Archive for the ‘ development ’ Category

Git ‘cherry-pick’ individual file

Today the situation came up where I wanted the latest of a file in another branch. But only that file. Didn’t want to merge and reject so that get’s rid of cherrypick and merge as options.

Luckily there is a way to do this just using the checkout command.

git checkout feature/meow Source/Cat.cs

 

Sauce : http://jasonrudolph.com/blog/2009/02/25/git-tip-how-to-merge-specific-files-from-another-branch/

Get a patch file from a github commit

Writing this mostly so I don’t forget.

Let’s say you want a patch file of a particular commit, for example: https://github.com/bardic/StalkCoin/commit/8789de6bd0db33fb6622f4a25438b74d6b9317ec

Append .patch to the end of that ( https://github.com/bardic/StalkCoin/commit/8789de6bd0db33fb6622f4a25438b74d6b9317ec.patch ) and you have yourself a patch file!

Source: http://chem-bla-ics.blogspot.ca/2011/01/github-tip-download-commits-as-patches.html

Getting started with HaxeFlixel

With Haxe gaining so much popularity, flash work declining and my want to make 2d games with a language I’m already fairly familiar with that I can publish to multiple platforms, I’ve decided that Haxe is the right move. With that decision I had to pick a game engine and it was really between Flambe or HaxeFlixel.

Since I don’t care about a html5 target and I feel slightly more comfortable in the HaxeFlixel API, I have decided to use it.

Getting started is actually pretty easy but there were a few points that tripped me up slightly. The official documentation for installation is actually spot on. Check it out here.

Once installed, you need some more of editor/IDE. Since I’m developing on a Mac, I have pretty limited options. Since the IntelliJ plugin is wonky at best, I’ve gone with Sublime Text.  When setting up Sublime I was easily able to set up the plugin following the instructions but could not for the life of me get it to actually get it to highlight or code complete.

The issue was the instructions I was following didn’t point out the need to set up some path variables.  The easiest way to do this is to add these variables to your .bashrc

In your home directory (~/) run nano .bashrc . If you have this file it’ll open it, if not it will create it. Then add this:

export haxe_path="/usr/bin/haxe"
export HAXE_LIBRARY_PATH="/usr/local/lib/haxe/std:."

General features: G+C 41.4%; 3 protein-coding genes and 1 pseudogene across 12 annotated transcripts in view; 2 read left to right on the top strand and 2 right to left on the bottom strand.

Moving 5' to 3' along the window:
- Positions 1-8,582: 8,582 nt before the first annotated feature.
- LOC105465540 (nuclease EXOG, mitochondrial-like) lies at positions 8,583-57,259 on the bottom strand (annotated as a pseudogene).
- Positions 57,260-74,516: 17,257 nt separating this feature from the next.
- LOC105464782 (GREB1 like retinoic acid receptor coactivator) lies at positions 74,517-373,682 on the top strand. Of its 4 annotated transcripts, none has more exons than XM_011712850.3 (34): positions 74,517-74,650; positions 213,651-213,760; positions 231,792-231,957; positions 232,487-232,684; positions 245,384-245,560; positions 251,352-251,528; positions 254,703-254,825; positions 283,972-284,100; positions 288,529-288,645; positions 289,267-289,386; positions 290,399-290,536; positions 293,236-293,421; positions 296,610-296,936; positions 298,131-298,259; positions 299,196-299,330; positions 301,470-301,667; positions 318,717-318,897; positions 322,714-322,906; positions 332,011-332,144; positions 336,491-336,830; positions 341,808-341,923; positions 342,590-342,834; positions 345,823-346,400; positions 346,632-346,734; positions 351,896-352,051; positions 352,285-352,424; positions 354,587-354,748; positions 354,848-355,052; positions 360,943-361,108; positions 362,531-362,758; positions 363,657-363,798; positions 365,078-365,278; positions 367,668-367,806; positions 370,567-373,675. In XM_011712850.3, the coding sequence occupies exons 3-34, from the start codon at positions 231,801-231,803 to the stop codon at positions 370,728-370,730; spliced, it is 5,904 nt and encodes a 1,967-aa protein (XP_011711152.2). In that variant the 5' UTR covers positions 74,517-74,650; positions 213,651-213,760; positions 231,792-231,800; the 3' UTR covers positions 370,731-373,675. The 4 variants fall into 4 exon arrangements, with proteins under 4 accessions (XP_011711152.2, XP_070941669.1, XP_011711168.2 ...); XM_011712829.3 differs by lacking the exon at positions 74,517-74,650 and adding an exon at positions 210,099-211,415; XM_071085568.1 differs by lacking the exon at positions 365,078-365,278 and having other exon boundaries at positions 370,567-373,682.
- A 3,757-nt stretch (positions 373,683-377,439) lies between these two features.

Exit and save.

Once you have all your libs set up for HaxeFlixel you want to add a symlink to the subl command in Sublime. This will allow HaxeFlixel to open the project for you when creating new projects.  There are official instructions on this but it didn’t work for me.  My path was slightly different :

ln -s /Applications/Sublime\ Text.app/Contents/SharedSupport/bin/subl /usr/bin/subl

And that there covers the initial setup issues I encountered. I’ll likely post more findings as I learn more of HaxeFlixel. I actually never used Flixel before, but have several years of Flash development behind so most of my findings will likely be differences from Flash to Haxe .

AppCode

If you have ever done flash development, you quickly realize that the Flash IDE is the worse play to actually write code. It’s down right awful. So you look at other IDEs; FlashDevelop, FlashBuilder, FDT, IntelliJ. If you are like me you would likely have settled on IntelliJ. The team at Jetbrains just get it. The tools is just brilliant from it’s svn/git integration to it colours to it’s epic refactor tools.

Well when I started doing more ObjectiveC development, I started to encounter issues with Xcode that bothered me greatly. Refactor was poor, version control integration was poor, the way it handled opening files frustrated me. Luckily, the Jetbrains team had developed an app that fixes all of these issues for me: AppCode.

Now AppCode isn’t perfect. It lacks the ability to handle xibs and xcdatamodels as well has some of the finer project settings (They actually may be there but if they are they are incredibly difficult to find and access). But despite these short comings this IDE is the bee’s knee’s. Fast, pretty, great refactor,  great app analysis and many more.  For me the price of having to open Xcode once or twice a day is completely worth the benefits that AppCode provides. Mind you, I  work on apps/games that don’t rely heavily on using xibs so I almost never have the need to open Xcode for that. But on the few projects I’ve done that heavily use xibs, I open Xcode, lay them out, hook up my outlets and then switch over to AppCode for everything else.

So if you develop ObjC and haven’t tried this I strongly suggest you download the trial and give it a goal. You’ll likely be hooked before the 30 days are up.

DISCLAIMER: I have no association with Jetbrains. I just love their software and think you should too